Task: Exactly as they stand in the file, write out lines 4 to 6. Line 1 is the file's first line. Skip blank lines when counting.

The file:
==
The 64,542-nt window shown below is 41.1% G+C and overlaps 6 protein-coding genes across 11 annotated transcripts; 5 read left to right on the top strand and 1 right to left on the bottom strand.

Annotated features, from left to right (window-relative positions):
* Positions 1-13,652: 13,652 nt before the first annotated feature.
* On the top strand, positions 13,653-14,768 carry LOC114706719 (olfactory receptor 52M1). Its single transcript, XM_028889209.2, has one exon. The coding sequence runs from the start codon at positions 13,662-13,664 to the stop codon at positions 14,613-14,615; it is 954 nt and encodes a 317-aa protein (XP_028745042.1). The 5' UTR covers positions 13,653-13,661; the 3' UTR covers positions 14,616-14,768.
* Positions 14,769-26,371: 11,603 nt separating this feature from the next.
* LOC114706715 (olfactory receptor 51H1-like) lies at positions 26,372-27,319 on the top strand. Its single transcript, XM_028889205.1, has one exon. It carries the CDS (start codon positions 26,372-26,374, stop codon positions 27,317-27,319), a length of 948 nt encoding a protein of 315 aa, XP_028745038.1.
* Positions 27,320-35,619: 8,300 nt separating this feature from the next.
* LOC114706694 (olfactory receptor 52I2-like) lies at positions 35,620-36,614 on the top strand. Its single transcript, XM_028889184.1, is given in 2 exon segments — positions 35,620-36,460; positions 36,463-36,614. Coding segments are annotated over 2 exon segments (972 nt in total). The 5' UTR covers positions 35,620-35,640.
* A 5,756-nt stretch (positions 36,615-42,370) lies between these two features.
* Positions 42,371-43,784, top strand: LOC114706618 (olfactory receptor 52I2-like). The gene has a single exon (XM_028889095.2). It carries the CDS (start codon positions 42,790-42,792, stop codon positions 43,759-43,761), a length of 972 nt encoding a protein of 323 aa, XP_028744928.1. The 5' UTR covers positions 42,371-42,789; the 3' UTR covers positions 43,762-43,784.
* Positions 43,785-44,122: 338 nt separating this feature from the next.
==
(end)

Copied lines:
* On the top strand, positions 13,653-14,768 carry LOC114706719 (olfactory receptor 52M1). Its single transcript, XM_028889209.2, has one exon. The coding sequence runs from the start codon at positions 13,662-13,664 to the stop codon at positions 14,613-14,615; it is 954 nt and encodes a 317-aa protein (XP_028745042.1). The 5' UTR covers positions 13,653-13,661; the 3' UTR covers positions 14,616-14,768.
* Positions 14,769-26,371: 11,603 nt separating this feature from the next.
* LOC114706715 (olfactory receptor 51H1-like) lies at positions 26,372-27,319 on the top strand. Its single transcript, XM_028889205.1, has one exon. It carries the CDS (start codon positions 26,372-26,374, stop codon positions 27,317-27,319), a length of 948 nt encoding a protein of 315 aa, XP_028745038.1.